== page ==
United States District Court, D. Arizona
Douglas L. Rayes United States District Judge
Axon Enterprise, Inc. alleges that its competitor, Defendant
Vievu LLC, violated the Lanham Act by using deceptive
advertising and fraudulently concealing defects in its
products to obtain sales contracts. (Doc. 1.) Before the
Court is Defendant's motion to dismiss pursuant to
Federal Rule of Civil Procedure 12(b)(6). (Doc. 14.) The
motion is fully briefed, and the Court heard oral argument on
November 14, 2017. (Docs. 23, 24, 48, 52, 53, 55.) For the
following reasons, Defendant's motion is denied.
case is the third in which Plaintiff has complained about the
manner in which Defendant advertises its products. On
February 27, 2017, Plaintiff filed two lawsuits against
Defendant. Plaintiff filed the first in California Superior
Court and alleged violations of the California Unfair
Competition Law (UCL), Cal. Bus. & Prof. Code §
17200, and the California False Advertising Law (FAL), Cal.
Bus. & Prof. Code § 17500 (“California
Action”). Plaintiff filed the second in Arizona
Superior Court and alleged violations of the Arizona Consumer
Fraud Act (ACFA), A.R.S. §§ 44-1521 et seq., and
the Lanham Act, 15 U.S.C. §1125(a)(1)(B) (“Arizona
26, 2017, Plaintiff dismissed the California and Arizona
actions and filed this case, which raises only a Lanham Act
claim and implicates Defendant's representations in
Arizona, California, Florida, and New York (“Federal
Action”). (Doc. 1 ¶¶ 57-106.) Plaintiff's
actions took place in a matter of minutes-the California
Action was dismissed at 2:48 P.M., the Federal Action was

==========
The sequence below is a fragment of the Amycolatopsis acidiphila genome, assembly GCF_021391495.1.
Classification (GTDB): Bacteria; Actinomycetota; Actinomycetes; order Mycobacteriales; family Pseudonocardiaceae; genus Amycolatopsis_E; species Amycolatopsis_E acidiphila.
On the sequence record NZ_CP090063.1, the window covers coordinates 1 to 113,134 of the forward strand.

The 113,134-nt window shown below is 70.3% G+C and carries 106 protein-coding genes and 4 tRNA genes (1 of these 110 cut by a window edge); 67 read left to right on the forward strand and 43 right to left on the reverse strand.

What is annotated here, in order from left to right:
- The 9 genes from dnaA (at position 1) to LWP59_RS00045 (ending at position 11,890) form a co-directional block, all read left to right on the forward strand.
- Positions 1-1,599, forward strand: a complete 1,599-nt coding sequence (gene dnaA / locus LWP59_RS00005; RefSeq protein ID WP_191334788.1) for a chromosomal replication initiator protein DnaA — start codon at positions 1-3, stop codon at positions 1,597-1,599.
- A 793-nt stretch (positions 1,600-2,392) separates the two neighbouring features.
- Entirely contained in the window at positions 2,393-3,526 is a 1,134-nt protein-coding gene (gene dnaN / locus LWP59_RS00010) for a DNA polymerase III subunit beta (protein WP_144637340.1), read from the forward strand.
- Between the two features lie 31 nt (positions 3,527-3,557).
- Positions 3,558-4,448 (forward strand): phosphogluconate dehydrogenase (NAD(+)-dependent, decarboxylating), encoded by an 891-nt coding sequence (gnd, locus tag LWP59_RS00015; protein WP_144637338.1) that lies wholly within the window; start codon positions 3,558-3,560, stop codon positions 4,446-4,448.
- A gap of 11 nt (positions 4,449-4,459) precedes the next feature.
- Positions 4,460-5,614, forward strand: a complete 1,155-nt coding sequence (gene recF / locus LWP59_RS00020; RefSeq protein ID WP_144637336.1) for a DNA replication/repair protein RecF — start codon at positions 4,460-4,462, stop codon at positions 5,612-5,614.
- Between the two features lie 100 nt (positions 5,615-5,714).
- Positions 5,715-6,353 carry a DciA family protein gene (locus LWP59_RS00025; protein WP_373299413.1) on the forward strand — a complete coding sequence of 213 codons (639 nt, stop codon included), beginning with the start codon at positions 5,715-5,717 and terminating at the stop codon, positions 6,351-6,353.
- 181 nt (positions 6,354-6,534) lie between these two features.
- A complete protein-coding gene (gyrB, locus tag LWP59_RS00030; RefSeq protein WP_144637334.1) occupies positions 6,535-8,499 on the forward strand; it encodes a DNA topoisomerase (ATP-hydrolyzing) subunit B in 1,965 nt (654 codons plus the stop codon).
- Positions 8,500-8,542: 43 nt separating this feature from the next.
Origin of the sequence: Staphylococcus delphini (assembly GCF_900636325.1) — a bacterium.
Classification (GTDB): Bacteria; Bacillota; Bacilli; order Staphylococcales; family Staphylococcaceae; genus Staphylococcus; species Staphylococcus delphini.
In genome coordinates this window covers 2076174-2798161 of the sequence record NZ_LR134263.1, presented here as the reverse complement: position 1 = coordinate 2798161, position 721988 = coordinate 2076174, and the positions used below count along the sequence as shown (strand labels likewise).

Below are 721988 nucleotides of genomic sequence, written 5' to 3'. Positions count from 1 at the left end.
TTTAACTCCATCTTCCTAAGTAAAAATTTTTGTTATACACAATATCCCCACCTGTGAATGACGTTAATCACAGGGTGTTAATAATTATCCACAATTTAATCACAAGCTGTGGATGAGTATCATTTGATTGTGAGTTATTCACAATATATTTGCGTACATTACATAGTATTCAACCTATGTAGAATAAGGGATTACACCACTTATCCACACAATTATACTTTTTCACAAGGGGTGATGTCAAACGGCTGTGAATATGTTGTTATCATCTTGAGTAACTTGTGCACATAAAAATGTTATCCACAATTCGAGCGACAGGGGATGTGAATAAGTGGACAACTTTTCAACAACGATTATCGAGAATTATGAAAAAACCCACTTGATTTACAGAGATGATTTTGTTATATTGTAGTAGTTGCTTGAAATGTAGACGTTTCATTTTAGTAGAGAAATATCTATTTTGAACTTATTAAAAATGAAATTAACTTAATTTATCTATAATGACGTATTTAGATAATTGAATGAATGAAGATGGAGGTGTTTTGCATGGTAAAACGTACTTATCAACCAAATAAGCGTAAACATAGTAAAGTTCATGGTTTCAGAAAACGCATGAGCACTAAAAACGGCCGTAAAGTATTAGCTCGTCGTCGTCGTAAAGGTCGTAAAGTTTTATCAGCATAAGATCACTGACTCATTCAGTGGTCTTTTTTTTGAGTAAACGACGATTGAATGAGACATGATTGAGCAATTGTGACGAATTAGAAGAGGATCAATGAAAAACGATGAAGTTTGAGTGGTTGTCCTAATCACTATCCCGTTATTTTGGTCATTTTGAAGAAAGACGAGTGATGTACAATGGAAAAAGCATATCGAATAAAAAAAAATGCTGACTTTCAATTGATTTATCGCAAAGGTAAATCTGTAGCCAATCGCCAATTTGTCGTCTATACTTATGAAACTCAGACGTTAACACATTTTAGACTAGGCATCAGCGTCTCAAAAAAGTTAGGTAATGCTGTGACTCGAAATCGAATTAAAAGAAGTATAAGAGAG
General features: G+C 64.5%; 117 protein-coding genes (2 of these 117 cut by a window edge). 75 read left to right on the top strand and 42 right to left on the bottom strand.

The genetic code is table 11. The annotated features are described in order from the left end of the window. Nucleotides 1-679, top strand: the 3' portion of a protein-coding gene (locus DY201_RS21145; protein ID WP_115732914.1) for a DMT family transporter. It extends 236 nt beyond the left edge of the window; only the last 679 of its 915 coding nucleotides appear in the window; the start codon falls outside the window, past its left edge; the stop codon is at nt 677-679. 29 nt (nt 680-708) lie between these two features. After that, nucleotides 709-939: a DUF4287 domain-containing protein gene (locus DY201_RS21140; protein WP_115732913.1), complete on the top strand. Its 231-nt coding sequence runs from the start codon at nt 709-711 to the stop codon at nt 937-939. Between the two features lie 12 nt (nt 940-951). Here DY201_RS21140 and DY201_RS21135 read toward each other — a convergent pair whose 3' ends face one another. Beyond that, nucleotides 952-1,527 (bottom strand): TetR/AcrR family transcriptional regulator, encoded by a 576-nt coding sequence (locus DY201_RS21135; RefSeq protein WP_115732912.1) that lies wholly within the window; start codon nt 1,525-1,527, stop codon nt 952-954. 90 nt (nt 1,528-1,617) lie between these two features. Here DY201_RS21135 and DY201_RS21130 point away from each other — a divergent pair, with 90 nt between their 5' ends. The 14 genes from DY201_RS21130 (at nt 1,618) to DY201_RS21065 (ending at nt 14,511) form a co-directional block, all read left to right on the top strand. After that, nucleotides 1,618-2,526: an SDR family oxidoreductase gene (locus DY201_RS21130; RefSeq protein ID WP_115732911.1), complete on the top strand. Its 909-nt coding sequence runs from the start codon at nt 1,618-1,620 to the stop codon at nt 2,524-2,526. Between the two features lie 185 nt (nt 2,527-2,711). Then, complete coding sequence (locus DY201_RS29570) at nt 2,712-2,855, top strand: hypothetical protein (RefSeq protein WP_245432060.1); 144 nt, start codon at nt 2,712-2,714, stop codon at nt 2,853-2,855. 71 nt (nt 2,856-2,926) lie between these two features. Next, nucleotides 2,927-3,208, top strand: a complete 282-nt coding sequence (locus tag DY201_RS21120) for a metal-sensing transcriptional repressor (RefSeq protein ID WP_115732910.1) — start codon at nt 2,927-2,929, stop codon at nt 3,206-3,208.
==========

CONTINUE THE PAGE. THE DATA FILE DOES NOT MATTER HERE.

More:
filed at 2:52 P.M., and the Arizona Action was dismissed at
three actions share the same general allegation that
Defendant made misrepresentations in the sale of its LE4
body-worn cameras. (Doc. 1 ¶ 1; Doc. 14-3 ¶ 1; Doc.
14-4 ¶ 1.) Specifically, Plaintiff alleges that
Defendant misrepresented its camera captures “30 frames
per second” and has a twelve hour battery life, when in
actuality the camera captures fewer frames and has a shorter
battery life. (Doc. 1 ¶ 1.) Plaintiff claims that
Defendant induced city and county entities to purchase its
cameras rather than Plaintiff's by underbidding and
misrepresenting its product. (¶ 57.)
successful Rule 12(b)(6) motion must show that the complaint
lacks a cognizable legal theory or fails to allege facts
sufficient to support such a theory. See Balistreri v.
Pacifica Police Dep't, 901 F.2d 696, 699 (9th Cir.
1988). Defendant contends that Plaintiff's voluntary
dismissal of the Arizona Complaint operated as an
adjudication on the merits of the Lanham Act claim under
Arizona Rule of Civil Procedure 41(a)(1)(B), and therefore
the Federal Complaint lacks a cognizable legal theory because
it is barred by res judicata.
Arizona's rules of civil procedure, a plaintiff may
voluntarily dismiss an action “by filing a notice of
dismissal before the opposing party serves either an answer
or a motion for summary judgment, ” or “by order
based on a stipulation of dismissal signed by all parties who
have appeared.” Ariz. R. Civ. P. 41(a)(1)(A).
“Unless the notice or order states otherwise, the
dismissal is without prejudice. But if the plaintiff